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Chase Rules

Credit

The rules on this page are taken from the excellent blog "Geek Related" and the text can be found in its original entirety here.
Exciting chase scenes, the staple of action movies everywhere, are very hard by default because though every other part of the rules has variance built in – from stats to skills to damage – movement has always been completely static. “30 feet a round whether you need it or not!”

The Movement Check

A character’s Move check is +2 per 5′ of base speed.  For an unencumbered human that moves 30′, that’s +12.  In a self-powered race like a footrace, you can add your Str bonus to this in a given round but then have to make a DC 15 Fort save to not become fatigued from the exertion. Use this same formula for other movement types (riding, swimming) because it takes differing speeds into account well. As a bonus, this means you can have a chase where various participants are using different modes of movement.

The Chase Track

Rather than keeping up with specific distances, a chase has distance represented by an arbitrary condition track.  It’s defined relative to whoever’s in the lead, and has six levels -

  1. Close Contact – within melee range of leader.  Subject to all obstacles the leader has to deal with.
  2. Point Blank – close range (all those “within 30 feet” powers proc here).  Take leader’s obstacles or take an alternate path at DC 20.
  3. Short – Take leader’s obstacles or an alternate path at DC 15.  -2 on ranged attacks.
  4. Medium – From this far back, it’s usually easy to avoid obstacles.  -4 on ranged attacks.
  5. Long – -6 on ranged attacks.
  6. Lost – you done lost ‘em.   If you have allies still in the chase and you can still run (not fatigued or just giving up) you can run after them sufficiently to at least arrive on the scene once it’s all over, but you can’t get back into the actual chase.

For each 5 points by which you beat the leader’s movement check,  you close by one category on the track; similarly you slip back by one for each 5 points by which you miss their check.

Chase participants start at a chase level that makes sense – if they are right there with the leader and take off after them when they take off, they can start at point blank.  If they’re a round of movement away, or pause to shoot or take another action before they get going, start them at medium range.

Obstacles

In a chase, there’s a bunch of different kinds of obstacles and complications that can come up.  Here’s a sample but not comprehensive list.  In general the checks to pass these obstacles are DC 15.  If you fail the check, you drop back one level on the chase track; if you miss by 5 you take 1d6 nonlethal damage from a collision or similar mishap.  This is an urban specific list.  In a crowded urban environment, each round has a 1 in 3 chance of bringing a mandatory obstacle, or the leader can deliberately head towards obstacles as desired.  Roll 1d8 for what type, or choose one:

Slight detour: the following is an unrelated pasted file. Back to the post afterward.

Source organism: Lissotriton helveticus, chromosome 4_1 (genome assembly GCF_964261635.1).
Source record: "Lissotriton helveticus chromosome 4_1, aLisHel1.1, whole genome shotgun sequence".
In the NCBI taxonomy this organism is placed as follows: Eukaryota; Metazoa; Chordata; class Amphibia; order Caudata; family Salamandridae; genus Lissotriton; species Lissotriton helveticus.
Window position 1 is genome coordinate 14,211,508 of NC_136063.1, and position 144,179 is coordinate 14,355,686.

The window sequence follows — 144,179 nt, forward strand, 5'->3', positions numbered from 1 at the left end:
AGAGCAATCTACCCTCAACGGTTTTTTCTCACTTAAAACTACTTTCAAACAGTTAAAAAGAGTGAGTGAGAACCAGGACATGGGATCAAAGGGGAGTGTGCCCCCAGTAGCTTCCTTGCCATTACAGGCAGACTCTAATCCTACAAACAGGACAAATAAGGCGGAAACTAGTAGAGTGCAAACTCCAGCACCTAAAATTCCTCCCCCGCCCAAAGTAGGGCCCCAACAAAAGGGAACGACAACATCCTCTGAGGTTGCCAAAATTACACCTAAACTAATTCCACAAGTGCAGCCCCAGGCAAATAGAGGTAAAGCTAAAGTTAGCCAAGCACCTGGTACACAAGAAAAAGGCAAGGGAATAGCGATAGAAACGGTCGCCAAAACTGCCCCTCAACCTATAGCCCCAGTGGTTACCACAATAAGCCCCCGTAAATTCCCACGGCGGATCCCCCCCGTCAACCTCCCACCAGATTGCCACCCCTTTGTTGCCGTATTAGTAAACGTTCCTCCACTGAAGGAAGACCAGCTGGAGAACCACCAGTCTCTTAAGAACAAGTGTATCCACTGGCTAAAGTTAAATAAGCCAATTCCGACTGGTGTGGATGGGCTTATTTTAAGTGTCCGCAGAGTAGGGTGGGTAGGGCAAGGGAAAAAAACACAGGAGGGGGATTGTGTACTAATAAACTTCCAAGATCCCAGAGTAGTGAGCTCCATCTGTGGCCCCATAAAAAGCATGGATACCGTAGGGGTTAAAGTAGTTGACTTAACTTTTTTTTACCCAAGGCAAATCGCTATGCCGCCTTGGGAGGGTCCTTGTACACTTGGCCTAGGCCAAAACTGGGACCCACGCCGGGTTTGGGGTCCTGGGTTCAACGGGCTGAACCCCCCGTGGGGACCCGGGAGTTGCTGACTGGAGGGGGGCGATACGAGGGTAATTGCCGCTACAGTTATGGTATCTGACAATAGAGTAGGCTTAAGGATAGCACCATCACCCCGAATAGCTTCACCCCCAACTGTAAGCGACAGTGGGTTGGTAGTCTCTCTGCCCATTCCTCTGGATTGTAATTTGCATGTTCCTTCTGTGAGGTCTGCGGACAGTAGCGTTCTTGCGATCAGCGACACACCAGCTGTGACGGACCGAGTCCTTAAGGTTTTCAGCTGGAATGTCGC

1. Simple (Acrobatics, attack an object) – barrels, gate, street vendor’s blanket, etc.
  2. Barrier (Acrobatics) – fruit cart, unexpected turn
  3. Wall (Climb) – traditional “end of alley” wall, fence
  4. Gap (Acrobatics-jump) – ditch, open manhole, pit
  5. Traffic (Acrobatics/Overrun) – pedestrians, mule team, orc pirates
  6. Squeeze (Escape Artist) – crawlspace, hole in wall
  7. Water (Swim) – river, wharf, pool, fountain
  8. Terrain (Acrobatics) – gravel, mud bank, slick cobblestones

Chase participants farther back on the chase track can choose whether or not to hit the same obstacle.  Chasers in close contact have to negotiate the same obstacles as the leader.  Chasers in point blank can take the obstacle or make an alternate check at DC 20 to avoid it – for example, “I can’t swim, I’m going to run around the reflecting pool instead.”  Chasers at short range can take the obstacle or an alternate check at DC 15.  Chasers farther back can generally avoid routine obstacles, but the DM can require them if it’s logically necessary (the leader swam across the river, for example).

You’d choose different obstacles and skills for other kinds of chase – a horseback chase would use Ride instead of Acrobatics, and a chase in the country would have trees and hedges instead of crates and alleys.

Actions

Anyone in close contact with the leader can conduct melee attacks on them.  Whoever wins initiative gets to determine if attacks or Movement checks happen first.

A character can take a missile attack but automatically drops back one level on the chase track when they do.

If the chase goes a number of rounds equal to anyone’s Con score they have to make DC 20 Fort saves each round or become fatigued, and effectively drop out.

Chase Playtest

For playtest details please see the original site located here.